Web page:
Such an interanimal intertwining of sensed sensitivity is central to the emplacement of both Wattana in the Paris menagerie (now the Apenheul Zoo) and the New York cats in their apartment. The cats of the Feline Center started from a young age, of their own accord, to join in yoga with their human cohabitants. The coordinated touch of a cat on a human's back, stomach, or shoulder, and the mutual hearing and feeling of each other's breathing, resonates with Merleau-Ponty's description of the mutual somatic contact of touching-touch. The cats interact not only with one another and with humans, but with the range of urban creatures they can see and hear from the windows. They look out to see into the East Yoga studio (one of the first to focus on dog yoga) across the street from the doggie day care below, observing dogs and humans in mutual yoga poses; this provides a tantalising instance for bi-constructivism, in which the activity of the dogs, and its interpretation, is intertwined with that of their human co-practitioners, the watching cats, and their human interactants in the apartment.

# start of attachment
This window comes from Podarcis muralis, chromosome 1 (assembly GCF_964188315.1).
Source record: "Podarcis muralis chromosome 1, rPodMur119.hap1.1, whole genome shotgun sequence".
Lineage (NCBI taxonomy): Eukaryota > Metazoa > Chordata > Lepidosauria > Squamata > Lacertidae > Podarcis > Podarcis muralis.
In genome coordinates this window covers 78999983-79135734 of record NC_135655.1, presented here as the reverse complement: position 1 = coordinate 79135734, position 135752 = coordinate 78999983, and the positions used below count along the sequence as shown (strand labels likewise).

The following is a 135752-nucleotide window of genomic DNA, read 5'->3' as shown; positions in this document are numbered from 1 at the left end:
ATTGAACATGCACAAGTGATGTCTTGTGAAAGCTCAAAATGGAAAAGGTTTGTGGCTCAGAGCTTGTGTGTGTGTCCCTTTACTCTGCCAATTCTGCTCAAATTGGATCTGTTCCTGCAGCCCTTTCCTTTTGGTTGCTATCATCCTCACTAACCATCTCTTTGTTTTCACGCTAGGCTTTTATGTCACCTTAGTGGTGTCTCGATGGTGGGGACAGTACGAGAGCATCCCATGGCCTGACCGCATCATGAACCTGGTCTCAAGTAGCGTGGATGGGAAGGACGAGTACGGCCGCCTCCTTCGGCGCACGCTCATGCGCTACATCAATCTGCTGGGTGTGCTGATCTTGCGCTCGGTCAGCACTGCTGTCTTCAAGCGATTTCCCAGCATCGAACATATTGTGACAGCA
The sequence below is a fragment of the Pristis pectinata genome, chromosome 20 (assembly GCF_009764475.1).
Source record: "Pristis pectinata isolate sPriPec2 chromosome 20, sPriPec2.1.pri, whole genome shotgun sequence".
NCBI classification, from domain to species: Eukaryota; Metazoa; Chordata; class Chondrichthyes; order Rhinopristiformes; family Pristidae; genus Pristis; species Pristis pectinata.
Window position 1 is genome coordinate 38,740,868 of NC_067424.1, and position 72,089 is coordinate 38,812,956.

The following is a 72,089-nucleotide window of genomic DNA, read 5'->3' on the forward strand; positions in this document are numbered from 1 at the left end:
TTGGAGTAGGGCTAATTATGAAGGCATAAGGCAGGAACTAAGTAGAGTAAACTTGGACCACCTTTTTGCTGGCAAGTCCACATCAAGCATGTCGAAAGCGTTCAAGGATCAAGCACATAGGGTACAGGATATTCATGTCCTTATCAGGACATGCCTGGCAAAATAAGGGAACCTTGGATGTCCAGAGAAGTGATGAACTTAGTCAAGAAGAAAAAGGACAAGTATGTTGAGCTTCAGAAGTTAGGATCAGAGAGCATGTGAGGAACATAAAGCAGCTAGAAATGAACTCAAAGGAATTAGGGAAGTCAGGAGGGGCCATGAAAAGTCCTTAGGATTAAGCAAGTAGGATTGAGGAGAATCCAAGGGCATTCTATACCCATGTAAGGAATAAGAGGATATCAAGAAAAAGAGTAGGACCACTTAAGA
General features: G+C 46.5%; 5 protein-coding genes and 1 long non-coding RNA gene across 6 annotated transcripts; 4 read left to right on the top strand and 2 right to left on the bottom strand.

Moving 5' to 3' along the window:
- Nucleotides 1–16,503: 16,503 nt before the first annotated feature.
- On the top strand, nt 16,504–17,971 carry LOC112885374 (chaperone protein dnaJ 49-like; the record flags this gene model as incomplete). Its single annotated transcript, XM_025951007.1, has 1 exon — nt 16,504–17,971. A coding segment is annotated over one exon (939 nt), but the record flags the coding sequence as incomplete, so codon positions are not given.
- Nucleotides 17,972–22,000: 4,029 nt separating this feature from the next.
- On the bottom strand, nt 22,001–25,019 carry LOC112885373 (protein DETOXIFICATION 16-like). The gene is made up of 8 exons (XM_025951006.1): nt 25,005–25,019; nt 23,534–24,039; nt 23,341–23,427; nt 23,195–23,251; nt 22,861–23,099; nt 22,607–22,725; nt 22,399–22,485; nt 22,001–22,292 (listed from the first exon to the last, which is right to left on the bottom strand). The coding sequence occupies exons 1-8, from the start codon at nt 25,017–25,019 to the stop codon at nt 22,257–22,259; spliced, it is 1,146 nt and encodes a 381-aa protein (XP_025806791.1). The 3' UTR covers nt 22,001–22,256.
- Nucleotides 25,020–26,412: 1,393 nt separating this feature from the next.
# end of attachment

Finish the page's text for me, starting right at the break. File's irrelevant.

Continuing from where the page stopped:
Wattana, too, interacts in essential ways with other orangutans as well as zoo workers.44 (The interactions between different species in the various enclosures of these strange zoological communities remain terribly understudied.) She was transferred to Alpenheul with the hope, now successful, that she would observe and learn maternal behaviour from her sisters Binti and Dayang. Herzfeld and Lestel analyse the practice of knot-tying in great apes and humans as one that is predicated on the intertwining of vision and touch, with crucial bodily and heft dimensions. They note that humans do not learn knots, especially complex ones, by diagrams or spoken descriptions, but by a tactile process that involves bodily memory.45 They also observe that it was impossible to visually chart or linguistically describe Wattana's techniques until they had successfully repeated them. Drawing on Tim Ingold to describe a weaving that applies to fibrous objects and social bonds, they describe how as the orangutans frequently use their hands, feet and mouths in knot-tying, they use a complex “spatial framework” and weaving practice that constitutes a type of embodied mathematics or etho-mathematics.46 Such singular abilities represent not the contamination of a natural species by fallen humanity, but the offshoot of a form of hybrid, interanimal cohabitation.47